Catholic Register Staff

Catholic Register Staff

Ban the nukes

Re: Churches want action on nuclear treaty (Jan. 27):

It’s safe to say that nuclear weapons now pose the greatest threat to humanity. Rising tensions between major powers have increased the danger of a nuclear war that could end human civilization. The United States and Russia alone possess 90 per cent of the world’s nuclear arms. 

End all persecution

Re: Persecution hits close to home (Jan. 13):

Bob Brehl states “we can go on and on about the persecutions of Christians around the world,” then abruptly switches to a story from The New York Times which discusses the homosexual individual from a Catholic San Diego parish who was harassed. Am I the only one who sees a disconnect? 

Lack of respect

Re: Van Hee launches a constitutional challenge of bubble zone law (Dec. 2):

Thank you for the good coverage of pro-life hero Fr. Tony Van Hee.

The undemocratic bubble-zone law, in effect forbidding helpful outreach to pregnant women seeking an abortion, really needs to be challenged. But I have one question about the headline in The Register, in reference to Fr. Tony Van Hee as simply “Van Hee.” This sounds cold and disrespectful.

I am aware it is standard practice in the media to refer to people in headlines by only their surnames, and not their titles. But might not this lack of respect also tie into society’s disrespect of human life, and even God Himself? Just musing.

Yvonne Dienesch,

Eganville, Ont.

Two priests in Windsor, Ont., have been removed from their duties after separate investigations into allegations of sexual abuse.

Blame the culture

I salute St. Michael’s College School for their deft handling of the sexual bullying scandal. The alacrity and transparency displayed should be used as a template by all Catholic institutions.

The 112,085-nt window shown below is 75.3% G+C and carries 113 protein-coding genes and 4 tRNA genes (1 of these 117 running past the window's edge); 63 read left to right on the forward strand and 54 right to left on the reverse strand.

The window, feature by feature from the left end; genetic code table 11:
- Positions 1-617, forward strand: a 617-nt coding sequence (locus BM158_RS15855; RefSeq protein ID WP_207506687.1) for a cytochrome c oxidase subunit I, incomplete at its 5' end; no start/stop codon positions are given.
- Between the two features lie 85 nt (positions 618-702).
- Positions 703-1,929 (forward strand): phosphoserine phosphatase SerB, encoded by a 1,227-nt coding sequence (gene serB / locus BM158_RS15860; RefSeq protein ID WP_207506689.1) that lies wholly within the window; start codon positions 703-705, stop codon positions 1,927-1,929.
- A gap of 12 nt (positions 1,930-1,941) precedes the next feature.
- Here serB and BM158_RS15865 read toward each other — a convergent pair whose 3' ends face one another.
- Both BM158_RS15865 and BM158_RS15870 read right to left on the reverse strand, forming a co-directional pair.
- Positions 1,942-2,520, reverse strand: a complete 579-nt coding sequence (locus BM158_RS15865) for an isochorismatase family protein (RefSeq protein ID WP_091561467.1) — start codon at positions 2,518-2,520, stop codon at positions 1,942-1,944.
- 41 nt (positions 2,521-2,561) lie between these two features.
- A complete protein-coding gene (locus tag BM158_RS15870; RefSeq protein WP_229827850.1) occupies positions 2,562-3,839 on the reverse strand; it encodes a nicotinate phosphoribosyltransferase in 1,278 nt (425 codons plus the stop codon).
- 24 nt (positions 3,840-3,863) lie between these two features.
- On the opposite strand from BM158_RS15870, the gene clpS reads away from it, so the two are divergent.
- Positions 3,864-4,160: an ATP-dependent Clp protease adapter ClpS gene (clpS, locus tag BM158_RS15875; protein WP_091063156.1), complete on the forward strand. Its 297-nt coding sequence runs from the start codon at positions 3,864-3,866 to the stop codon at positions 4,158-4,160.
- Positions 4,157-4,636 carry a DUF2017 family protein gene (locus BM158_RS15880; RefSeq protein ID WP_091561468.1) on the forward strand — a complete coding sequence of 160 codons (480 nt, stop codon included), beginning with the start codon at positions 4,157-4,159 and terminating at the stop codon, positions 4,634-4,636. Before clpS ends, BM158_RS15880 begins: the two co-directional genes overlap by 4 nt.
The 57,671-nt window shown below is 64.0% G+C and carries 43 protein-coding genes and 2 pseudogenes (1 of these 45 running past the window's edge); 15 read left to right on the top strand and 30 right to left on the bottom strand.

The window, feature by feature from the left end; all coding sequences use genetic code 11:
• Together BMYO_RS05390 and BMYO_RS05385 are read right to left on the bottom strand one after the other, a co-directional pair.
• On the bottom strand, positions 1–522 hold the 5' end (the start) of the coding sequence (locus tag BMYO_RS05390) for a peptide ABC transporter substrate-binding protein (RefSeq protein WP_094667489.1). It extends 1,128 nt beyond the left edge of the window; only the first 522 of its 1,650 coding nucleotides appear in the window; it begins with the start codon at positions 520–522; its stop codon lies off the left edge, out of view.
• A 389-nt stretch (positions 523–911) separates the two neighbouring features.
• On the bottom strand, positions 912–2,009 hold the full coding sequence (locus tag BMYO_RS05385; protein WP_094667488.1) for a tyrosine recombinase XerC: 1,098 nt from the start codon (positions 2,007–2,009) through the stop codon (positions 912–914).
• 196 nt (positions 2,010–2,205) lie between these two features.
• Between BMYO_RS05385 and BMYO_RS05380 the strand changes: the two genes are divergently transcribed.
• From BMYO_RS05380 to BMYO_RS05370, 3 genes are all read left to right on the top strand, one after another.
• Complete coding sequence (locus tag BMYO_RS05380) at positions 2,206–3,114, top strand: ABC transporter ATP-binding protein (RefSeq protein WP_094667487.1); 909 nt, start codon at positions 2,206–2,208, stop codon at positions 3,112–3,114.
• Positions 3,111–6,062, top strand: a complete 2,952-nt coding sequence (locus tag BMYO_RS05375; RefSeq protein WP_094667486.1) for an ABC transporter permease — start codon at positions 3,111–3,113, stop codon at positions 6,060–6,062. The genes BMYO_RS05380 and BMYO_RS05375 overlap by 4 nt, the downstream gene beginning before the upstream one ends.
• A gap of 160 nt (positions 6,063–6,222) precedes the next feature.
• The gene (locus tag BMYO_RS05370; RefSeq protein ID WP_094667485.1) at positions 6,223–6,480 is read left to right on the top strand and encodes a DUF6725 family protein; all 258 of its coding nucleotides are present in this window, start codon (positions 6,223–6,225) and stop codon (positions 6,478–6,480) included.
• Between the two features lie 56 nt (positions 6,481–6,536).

The young artists who enter The Catholic Register’s annual Christmas drawing contest express themselves in many artistic forms. 

A seventh teen has been arrested in connection with an investigation into sexual assaults at Toronto’s St. Michael’s College School.

Bethlehem has seen many changes this past century, much of it due to the effects of war and an ever dwindling Christian population — but its drawing power never ceases, especially at this time of year. The grotto of the Church of the Nativity is the destination for many — the birthplace of Christ. It was the same 99 years ago, as reported in The Catholic Register of Dec. 25, 1919:


The following is the Christmas message released by Bishop Lionel Gendron, Bishop of Saint-Jean-Longueuil and president of the Canadian Conference of Catholic Bishops.

Hopes dashed

I was filled with hope when I read that the federal government plans to drop the contentious anti-abortion test for summer job funding. But on further reading, my hopes were dashed. 

In order to receive summer-job funding for students, groups no longer have to attest to supporting reproductive rights, but the new wording is just as restrictive and just as vile. Applicants must declare they won’t work to infringe on any Canadian legal rights. 

Keep in mind that Canada has no laws on abortion. Abortion is not illegal but there are no laws or statutes giving women the legal right to kill their unborn child.

Other changes still deny pro-life groups from accessing summer-job funding. Any project or summer job that tries to “restrict access for a woman’s ability to access sexual or reproductive health services” (a euphemism for abortion) will be disqualified.

I see this as a ploy to divide faith-based groups from pro-life groups. Trudeau and the Liberals are concerned about public opinion before the next election. This is just a way to appease faith groups until the election. Then, should the Liberals win, we can expect the full weight of government to come down on faith groups.

Margaret Mountain,

North Gower, Ont.